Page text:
Similarly rousing, our national return to school for lessons in the history and meaning of Juneteenth, commemorating the 1865 freeing of slaves in Galveston, Texas, two and a half years after the Emancipation Proclamation had “then, henceforth, and forever” freed them under the law and a full forty days-in-the-wilderness after the defeat of the Confederacy, should call lgbtq citizens to action. In some of our biggest American cities, hosting the world’s largest events, Pride week immediately follows or encompasses and, in some years, even commences on June 19th, but only in cities with Black pluralities can I imagine a majority of Pride participants even aware of it, and as the last several weeks should have taught us, our ignorance is not acceptable. Even many lgbtq white people with fairly accurate understandings of the Stonewall Uprising, and a smaller number, growing all the time, who also know something of the 1966 riots at Compton Cafeteria in San Francisco, where police harassment was answered by a trans woman’s cup of hot coffee in a cop’s face, or the 1967 demonstrations in Los Angeles, following a brutal police raid at the Black Cat bar, organized by a militant group called Personal Rights through Defense and Education (the original PRIDE), but very few will have heard of Jubilee Day, or Freedom Day, or Juneteenth. If Pride events, especially those whose boards and memberships are dominated by white people, are going to smother June 19th in rainbows, or by proximity and sheer size, even overshadow it, history and values oblige the Pride community to talk about it, act on it, and change it.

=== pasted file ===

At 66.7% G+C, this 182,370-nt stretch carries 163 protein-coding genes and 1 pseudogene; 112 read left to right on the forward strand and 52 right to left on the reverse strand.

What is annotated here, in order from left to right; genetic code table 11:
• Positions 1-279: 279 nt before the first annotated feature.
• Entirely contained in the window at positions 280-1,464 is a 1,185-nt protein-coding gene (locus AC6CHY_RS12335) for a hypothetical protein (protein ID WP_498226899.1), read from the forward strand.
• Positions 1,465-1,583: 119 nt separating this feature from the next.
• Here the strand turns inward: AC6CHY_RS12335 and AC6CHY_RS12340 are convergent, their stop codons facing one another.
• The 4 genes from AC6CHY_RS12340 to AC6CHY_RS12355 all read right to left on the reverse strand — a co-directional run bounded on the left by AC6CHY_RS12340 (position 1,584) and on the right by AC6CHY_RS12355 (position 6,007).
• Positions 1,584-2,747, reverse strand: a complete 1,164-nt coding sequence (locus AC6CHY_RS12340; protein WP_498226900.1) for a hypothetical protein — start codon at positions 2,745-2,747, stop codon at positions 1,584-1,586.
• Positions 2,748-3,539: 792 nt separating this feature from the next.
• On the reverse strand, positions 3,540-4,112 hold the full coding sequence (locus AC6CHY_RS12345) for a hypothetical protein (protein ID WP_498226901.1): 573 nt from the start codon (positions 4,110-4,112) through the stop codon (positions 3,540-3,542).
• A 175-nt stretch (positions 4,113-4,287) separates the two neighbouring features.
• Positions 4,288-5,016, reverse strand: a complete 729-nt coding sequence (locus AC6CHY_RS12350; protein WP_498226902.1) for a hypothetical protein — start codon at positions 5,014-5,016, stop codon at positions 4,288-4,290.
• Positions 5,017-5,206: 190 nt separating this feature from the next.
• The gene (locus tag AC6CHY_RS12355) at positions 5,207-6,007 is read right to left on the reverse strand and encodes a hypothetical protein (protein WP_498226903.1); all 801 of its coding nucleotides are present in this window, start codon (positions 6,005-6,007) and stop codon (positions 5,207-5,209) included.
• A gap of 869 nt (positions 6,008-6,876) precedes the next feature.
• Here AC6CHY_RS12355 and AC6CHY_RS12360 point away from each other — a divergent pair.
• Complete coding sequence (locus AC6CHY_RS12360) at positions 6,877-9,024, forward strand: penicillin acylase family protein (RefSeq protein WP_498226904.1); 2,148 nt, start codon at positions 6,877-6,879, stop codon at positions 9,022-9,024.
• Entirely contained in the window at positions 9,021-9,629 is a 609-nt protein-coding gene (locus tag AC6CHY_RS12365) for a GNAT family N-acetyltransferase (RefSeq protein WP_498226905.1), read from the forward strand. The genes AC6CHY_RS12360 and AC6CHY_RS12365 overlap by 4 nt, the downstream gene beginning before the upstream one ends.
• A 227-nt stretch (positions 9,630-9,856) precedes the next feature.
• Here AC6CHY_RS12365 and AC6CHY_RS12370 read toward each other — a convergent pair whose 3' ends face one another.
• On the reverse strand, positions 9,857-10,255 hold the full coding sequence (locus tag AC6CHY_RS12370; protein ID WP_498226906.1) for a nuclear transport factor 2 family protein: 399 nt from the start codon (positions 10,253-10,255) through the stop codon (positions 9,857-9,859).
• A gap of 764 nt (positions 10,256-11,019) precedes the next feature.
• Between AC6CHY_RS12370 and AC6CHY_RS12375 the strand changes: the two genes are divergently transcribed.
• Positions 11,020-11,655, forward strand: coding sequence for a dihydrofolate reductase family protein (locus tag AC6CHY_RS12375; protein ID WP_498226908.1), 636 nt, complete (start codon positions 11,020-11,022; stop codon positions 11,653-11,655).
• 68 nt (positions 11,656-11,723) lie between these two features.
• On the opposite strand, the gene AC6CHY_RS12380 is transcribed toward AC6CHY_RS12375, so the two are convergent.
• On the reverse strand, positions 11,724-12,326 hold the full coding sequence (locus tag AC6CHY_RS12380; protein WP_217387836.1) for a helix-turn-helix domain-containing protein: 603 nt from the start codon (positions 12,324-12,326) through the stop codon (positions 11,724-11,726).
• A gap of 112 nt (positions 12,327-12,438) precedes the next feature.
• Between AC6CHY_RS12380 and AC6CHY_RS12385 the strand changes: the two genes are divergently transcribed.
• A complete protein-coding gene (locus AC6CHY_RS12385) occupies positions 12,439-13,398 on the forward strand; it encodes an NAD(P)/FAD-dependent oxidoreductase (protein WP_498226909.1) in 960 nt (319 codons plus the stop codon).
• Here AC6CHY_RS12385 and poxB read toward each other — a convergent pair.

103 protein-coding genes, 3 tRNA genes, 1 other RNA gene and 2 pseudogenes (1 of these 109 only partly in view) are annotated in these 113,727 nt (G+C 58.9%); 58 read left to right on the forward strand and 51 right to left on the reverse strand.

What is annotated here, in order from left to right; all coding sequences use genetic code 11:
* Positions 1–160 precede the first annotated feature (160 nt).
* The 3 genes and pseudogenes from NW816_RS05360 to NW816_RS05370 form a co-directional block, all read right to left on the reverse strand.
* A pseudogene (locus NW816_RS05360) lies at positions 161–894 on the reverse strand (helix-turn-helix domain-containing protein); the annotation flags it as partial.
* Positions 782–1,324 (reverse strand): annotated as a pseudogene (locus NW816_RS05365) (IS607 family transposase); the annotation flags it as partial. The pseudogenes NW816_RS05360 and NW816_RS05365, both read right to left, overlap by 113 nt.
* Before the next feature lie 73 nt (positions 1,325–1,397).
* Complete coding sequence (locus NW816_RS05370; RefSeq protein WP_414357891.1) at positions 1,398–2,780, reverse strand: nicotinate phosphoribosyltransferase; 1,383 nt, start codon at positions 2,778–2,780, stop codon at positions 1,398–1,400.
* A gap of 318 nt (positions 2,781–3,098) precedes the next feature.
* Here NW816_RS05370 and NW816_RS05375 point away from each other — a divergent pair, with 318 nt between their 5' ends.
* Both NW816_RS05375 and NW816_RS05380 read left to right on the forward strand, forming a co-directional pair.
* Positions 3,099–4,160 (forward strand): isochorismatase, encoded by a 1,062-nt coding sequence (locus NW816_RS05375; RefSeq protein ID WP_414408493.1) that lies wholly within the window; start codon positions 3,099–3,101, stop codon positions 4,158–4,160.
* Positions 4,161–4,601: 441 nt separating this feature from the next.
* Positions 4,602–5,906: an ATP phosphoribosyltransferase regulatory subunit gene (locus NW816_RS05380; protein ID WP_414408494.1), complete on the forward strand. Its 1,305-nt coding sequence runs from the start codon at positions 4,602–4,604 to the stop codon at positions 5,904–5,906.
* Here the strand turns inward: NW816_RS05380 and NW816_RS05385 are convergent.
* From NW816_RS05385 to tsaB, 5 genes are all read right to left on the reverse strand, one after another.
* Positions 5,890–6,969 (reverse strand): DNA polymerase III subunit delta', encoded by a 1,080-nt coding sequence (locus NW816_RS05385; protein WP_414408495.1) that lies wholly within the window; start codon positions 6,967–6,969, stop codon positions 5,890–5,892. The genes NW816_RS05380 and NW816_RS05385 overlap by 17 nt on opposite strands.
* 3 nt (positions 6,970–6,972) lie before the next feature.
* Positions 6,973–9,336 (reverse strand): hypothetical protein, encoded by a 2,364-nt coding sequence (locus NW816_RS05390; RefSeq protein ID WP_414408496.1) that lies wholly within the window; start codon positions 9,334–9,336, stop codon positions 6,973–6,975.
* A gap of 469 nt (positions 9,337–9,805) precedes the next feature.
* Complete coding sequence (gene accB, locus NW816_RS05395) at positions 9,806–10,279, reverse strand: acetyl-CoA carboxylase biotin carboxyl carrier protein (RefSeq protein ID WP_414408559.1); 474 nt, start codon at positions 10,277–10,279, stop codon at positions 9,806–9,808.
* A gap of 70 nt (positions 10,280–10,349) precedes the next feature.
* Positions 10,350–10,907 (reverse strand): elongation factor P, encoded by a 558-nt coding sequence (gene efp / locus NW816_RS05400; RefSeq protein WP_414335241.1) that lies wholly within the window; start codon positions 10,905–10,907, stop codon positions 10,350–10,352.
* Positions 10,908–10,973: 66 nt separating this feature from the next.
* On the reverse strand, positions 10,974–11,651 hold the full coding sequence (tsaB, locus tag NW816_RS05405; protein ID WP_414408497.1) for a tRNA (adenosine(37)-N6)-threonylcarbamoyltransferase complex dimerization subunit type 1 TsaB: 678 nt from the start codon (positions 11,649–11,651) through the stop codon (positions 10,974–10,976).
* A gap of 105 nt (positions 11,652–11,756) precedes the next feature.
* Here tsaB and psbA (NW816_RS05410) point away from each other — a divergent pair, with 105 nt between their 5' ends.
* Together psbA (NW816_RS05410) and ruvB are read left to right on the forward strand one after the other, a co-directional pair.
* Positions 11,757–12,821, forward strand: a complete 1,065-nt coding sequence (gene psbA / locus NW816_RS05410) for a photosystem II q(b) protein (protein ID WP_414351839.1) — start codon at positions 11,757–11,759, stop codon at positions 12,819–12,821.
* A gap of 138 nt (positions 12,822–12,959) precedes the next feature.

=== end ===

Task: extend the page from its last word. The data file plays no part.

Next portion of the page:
The details of the workshops planned for InterPride’s now-virtual conference in October aren’t yet available to non-registrants, so I can’t tell you whether planners intended or have re-programmed workshops or other sessions to address issues of racial inequality. Similarly, neither the Consolidated Association Of Prides, Inc. (CAPI), nor the affiliated United States Association of Prides (USAP) make any mention of how Pride organizations can work to repay the lgbtq Pride community’s socio-cultural, legal, and material debt to Black people and the civil rights movement. I can already anticipate that some of the officers of CAPI and USAP, and some of its member organizations without specific references to racial justice in their missions and values statements, will perhaps argue that this is not part of their missions, but I will disagree. USAP states its “primary purpose” is to “promote the public education and awareness of the personal rights and civil liberties of lesbian, gay, bisexual, transgender, and gender non-conforming individuals”, some of whom are obviously people of color, and who, by virtue of the magnifying effect of intersectionality, are arguably in greatest need of USAP’s support. CAPI says it’s dedicated to networking and “serving as a role model in advancing the Pride of our communities”, the assignment of both article and capitalization to Pride suggesting both its meanings as a feeling and a specific, if wide-ranging, series of events. Obviously, the advancement of the feeling of pride is hindered when anyone among us can be flippantly and arbitrarily murdered by the state. And as for capital-p Pride events and the local and regional organizations around the country that underwrite, plan, and produce them, they too must come to see the connection between their costly, consumptive pageants, the values those spectacles are meant to affirm, and the persistence of systemic racism. In some American cities, enslaved Africans and their descendants built the very roads on which we march; and four hundred years of their forced labor, Jim Crow suffering, red-lined deprivation, and neo-liberal delay have alone purchased the twenty-first century’s accumulated wealth, the signature boast of predatory capitalism, and the economic predicate to the increasingly politically safe, largely middle class, and all-too-often milquetoast phenomenon that Pride has become.